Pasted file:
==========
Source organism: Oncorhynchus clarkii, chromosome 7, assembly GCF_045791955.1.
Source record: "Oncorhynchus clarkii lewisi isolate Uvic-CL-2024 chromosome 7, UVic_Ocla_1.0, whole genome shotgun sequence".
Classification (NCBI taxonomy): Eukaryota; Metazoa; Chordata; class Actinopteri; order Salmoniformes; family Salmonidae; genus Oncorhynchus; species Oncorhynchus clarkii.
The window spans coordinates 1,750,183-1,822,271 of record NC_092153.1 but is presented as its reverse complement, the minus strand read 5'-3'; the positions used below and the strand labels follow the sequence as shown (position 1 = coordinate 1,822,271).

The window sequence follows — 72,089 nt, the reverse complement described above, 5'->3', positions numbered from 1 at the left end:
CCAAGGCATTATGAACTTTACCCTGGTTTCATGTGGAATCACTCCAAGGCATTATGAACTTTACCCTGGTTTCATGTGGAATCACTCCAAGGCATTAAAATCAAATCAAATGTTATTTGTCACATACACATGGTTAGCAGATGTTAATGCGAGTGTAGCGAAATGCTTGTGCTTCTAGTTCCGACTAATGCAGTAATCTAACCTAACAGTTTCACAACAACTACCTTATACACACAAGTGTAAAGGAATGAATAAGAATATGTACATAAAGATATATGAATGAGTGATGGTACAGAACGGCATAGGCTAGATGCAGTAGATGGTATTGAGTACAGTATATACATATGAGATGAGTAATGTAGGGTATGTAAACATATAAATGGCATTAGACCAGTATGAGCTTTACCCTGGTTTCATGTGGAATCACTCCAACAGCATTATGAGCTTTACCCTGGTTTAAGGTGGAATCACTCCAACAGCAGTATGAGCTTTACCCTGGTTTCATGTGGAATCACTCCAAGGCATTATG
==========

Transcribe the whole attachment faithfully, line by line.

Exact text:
Source organism: Oncorhynchus clarkii, chromosome 7, assembly GCF_045791955.1.
Source record: "Oncorhynchus clarkii lewisi isolate Uvic-CL-2024 chromosome 7, UVic_Ocla_1.0, whole genome shotgun sequence".
Classification (NCBI taxonomy): Eukaryota; Metazoa; Chordata; class Actinopteri; order Salmoniformes; family Salmonidae; genus Oncorhynchus; species Oncorhynchus clarkii.
The window spans coordinates 1,750,183-1,822,271 of record NC_092153.1 but is presented as its reverse complement, the minus strand read 5'-3'; the positions used below and the strand labels follow the sequence as shown (position 1 = coordinate 1,822,271).

The window sequence follows — 72,089 nt, the reverse complement described above, 5'->3', positions numbered from 1 at the left end:
CCAAGGCATTATGAACTTTACCCTGGTTTCATGTGGAATCACTCCAAGGCATTATGAACTTTACCCTGGTTTCATGTGGAATCACTCCAAGGCATTAAAATCAAATCAAATGTTATTTGTCACATACACATGGTTAGCAGATGTTAATGCGAGTGTAGCGAAATGCTTGTGCTTCTAGTTCCGACTAATGCAGTAATCTAACCTAACAGTTTCACAACAACTACCTTATACACACAAGTGTAAAGGAATGAATAAGAATATGTACATAAAGATATATGAATGAGTGATGGTACAGAACGGCATAGGCTAGATGCAGTAGATGGTATTGAGTACAGTATATACATATGAGATGAGTAATGTAGGGTATGTAAACATATAAATGGCATTAGACCAGTATGAGCTTTACCCTGGTTTCATGTGGAATCACTCCAACAGCATTATGAGCTTTACCCTGGTTTAAGGTGGAATCACTCCAACAGCAGTATGAGCTTTACCCTGGTTTCATGTGGAATCACTCCAAGGCATTATG